Covent Garden, with its street artists and spectacular displays of lights and themed art installations, is an open-air stage. Yet it is not rare to see homeless people grotesquely sleeping under a pile of dirty blankets right on the side of glittery high street shop displaying piles of fancy clothes and shoes. Their shivering bodies illuminated and defined by white neon lights from the shop windows; make the cold penetrate even more deeply inside me.

My favourite theatre seats in London are the front seats on the top floor of double-decker bus. Not the London Eye or the Oxo Tower. They only give you a limited perception of London’s grandeur. But from the bus seats, you see everything, including what you wish you could not see. The young businessmen are happily enjoying their pints at the pub while an old beggar is sipping his beer can just around the corner. You see a beautiful woman covered in pearls and diamonds walking besides a pale guy kneeling down, while looking for some food or drugs in the waste bags along the pavement.

And London is all that, breathtaking beauty and unbearable dismay. Modernity and decadence. Ostentation and poverty. The fireworks are crackling and illuminating the sky with various tones of pink, green and red as people are getting on their tip toes in Theobald’s Road to see Gray’s Inn spectacular display. They only last for a few minutes, but those minutes are the theatre play for the night.

Tonight, as I got home after the fireworks, I was tidying up my room. Suddenly, my eye caught a glimpse of something shining on my carpet. I moved my desk chair, and there it was: a key. A tiny key, just about the size of a bean. I have no idea of how it got there and why, but I know it looks like the magic of London has unexpectedly entered my room on this cold night of Guy Fawkes.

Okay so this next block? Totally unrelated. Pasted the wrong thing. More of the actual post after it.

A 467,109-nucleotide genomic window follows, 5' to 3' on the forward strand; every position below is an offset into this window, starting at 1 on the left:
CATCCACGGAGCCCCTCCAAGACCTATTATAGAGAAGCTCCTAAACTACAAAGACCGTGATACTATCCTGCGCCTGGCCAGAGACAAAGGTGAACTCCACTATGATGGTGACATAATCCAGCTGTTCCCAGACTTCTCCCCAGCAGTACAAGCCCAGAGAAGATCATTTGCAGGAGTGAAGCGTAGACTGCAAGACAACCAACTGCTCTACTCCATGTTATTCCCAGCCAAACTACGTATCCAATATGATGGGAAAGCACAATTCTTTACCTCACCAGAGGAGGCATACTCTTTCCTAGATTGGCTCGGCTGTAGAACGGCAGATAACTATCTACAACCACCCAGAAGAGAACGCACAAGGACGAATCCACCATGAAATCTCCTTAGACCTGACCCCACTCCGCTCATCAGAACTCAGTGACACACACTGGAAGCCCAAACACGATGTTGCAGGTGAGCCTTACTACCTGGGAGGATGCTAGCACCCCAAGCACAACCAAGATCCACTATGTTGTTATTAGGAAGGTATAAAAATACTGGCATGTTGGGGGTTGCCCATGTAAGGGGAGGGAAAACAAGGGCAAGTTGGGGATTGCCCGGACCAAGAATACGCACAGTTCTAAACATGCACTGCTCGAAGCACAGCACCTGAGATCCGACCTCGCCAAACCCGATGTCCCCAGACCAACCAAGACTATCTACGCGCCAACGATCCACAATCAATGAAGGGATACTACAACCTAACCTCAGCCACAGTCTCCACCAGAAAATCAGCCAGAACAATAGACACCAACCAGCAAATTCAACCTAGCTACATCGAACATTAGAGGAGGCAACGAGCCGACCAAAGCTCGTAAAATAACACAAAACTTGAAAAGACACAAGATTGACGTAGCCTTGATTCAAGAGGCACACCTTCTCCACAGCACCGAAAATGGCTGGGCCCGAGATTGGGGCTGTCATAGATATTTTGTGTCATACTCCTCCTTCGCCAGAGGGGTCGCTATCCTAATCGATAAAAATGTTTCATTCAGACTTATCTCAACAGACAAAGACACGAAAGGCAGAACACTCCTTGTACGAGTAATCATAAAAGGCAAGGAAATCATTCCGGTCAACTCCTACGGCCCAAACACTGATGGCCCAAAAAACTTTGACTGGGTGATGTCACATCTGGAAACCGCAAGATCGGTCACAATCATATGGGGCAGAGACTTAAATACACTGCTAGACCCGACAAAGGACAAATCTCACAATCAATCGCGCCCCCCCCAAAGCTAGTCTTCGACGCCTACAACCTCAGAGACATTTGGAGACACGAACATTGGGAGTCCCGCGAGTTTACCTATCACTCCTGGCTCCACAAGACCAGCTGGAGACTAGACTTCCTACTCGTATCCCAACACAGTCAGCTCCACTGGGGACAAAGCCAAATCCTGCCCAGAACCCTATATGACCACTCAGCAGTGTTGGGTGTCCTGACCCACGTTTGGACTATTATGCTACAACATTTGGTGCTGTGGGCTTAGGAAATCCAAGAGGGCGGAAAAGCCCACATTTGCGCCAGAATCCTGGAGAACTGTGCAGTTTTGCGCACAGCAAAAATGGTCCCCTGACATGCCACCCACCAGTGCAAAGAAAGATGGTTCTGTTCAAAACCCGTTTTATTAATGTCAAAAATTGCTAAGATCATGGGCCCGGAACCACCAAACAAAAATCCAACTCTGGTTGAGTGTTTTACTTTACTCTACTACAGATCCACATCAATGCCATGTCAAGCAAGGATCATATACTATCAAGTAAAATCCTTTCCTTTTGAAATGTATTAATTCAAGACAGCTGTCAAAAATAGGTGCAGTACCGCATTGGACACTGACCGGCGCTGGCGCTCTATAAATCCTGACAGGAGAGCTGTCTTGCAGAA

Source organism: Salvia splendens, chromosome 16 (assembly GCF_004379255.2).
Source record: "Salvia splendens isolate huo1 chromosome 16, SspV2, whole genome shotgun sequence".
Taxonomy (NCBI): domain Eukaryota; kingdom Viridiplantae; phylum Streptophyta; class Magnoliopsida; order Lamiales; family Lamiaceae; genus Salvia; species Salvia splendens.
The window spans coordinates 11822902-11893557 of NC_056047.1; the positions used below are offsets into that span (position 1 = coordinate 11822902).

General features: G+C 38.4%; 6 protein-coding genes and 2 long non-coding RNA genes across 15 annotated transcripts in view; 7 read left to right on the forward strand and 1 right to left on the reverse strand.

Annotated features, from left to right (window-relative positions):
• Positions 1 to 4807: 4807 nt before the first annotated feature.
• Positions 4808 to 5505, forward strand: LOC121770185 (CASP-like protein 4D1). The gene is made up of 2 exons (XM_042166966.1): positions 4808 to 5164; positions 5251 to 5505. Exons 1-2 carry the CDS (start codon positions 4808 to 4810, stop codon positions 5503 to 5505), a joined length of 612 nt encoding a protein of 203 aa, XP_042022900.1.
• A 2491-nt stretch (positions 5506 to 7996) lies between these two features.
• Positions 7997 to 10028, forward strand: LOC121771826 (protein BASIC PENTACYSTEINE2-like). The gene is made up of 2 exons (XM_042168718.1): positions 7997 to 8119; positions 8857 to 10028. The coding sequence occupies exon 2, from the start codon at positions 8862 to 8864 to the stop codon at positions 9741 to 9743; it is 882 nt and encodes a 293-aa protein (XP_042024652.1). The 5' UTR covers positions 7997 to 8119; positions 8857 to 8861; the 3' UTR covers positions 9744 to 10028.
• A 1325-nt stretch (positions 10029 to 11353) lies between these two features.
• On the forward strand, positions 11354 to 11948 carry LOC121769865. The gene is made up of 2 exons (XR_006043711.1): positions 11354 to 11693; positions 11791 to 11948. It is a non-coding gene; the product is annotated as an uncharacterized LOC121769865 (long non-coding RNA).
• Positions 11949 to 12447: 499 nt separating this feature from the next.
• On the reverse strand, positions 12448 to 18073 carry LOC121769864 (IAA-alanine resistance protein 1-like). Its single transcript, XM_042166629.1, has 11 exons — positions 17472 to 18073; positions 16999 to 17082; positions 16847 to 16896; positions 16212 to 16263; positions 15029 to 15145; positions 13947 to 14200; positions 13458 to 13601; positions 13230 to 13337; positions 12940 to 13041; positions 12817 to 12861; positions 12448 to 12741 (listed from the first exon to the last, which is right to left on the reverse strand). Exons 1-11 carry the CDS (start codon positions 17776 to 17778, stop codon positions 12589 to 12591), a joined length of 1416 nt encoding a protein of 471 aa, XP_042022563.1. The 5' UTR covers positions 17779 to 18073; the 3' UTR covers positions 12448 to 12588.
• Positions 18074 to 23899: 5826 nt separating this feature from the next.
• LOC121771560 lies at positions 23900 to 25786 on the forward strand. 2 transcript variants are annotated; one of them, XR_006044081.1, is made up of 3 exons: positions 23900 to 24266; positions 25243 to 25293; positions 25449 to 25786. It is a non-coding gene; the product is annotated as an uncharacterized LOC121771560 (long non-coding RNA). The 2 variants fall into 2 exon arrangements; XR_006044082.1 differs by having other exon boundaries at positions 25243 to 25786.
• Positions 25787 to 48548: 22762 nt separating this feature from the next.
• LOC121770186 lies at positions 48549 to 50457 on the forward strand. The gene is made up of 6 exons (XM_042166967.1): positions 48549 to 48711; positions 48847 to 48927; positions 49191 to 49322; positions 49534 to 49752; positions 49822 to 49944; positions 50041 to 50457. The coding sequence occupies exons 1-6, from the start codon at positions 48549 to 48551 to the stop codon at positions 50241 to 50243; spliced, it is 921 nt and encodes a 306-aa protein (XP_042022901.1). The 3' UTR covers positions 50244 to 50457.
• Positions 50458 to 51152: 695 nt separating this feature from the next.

Tips and Tricks for Effective Advocacy


Now, I am not really a qualified person (yet!) to suggest tips and tricks for effective advocacy. But Iain Morley QC, barrister in a leading set of London criminal chambers, certainly is. His book “The Devil’s Advocate” is fun and provides a light read useful to anyone interested in practical tips for advocacy or, ignoring the strictly law-related references, for general public speaking.

While reading a book on advocacy may seem contradictory (isn’t advocacy the art of speaking?), there are nonetheless tips and tricks that can prove really helpful. Here are some that I particularly liked:

  1. The advocate must assist – not instruct – the court in its decision-making process. In other words, the tribunal has the power to decide. You don’t. No one likes being told what to do, so ensure that you are seen as someone helping out the court and not trynig to win a competition against it. Understand the tribunal’s psychology.
  2. Dress well and appropriately. Well, this one might seem obvious: you must appear formal and like you’re a winner.  However, understanding why is really useful: this goes back to understanding the tribunal’s psychology. if you wear too much colour or too much make up the tribunal will not appreciate it as it will give the impression you fancy yourself. Your clothes and appearance should not distract the court from its core purpose.
  3. Do not be afraid to occupy space in the courtroom. Don’t let your head sink into your chest, make sure your head is up to show you are attentive and in control. This is one of the hardest tips to follow, since it requires a great deal of self-confidence and good knowledge of your submission to avoid looking down to read your notes too frequently.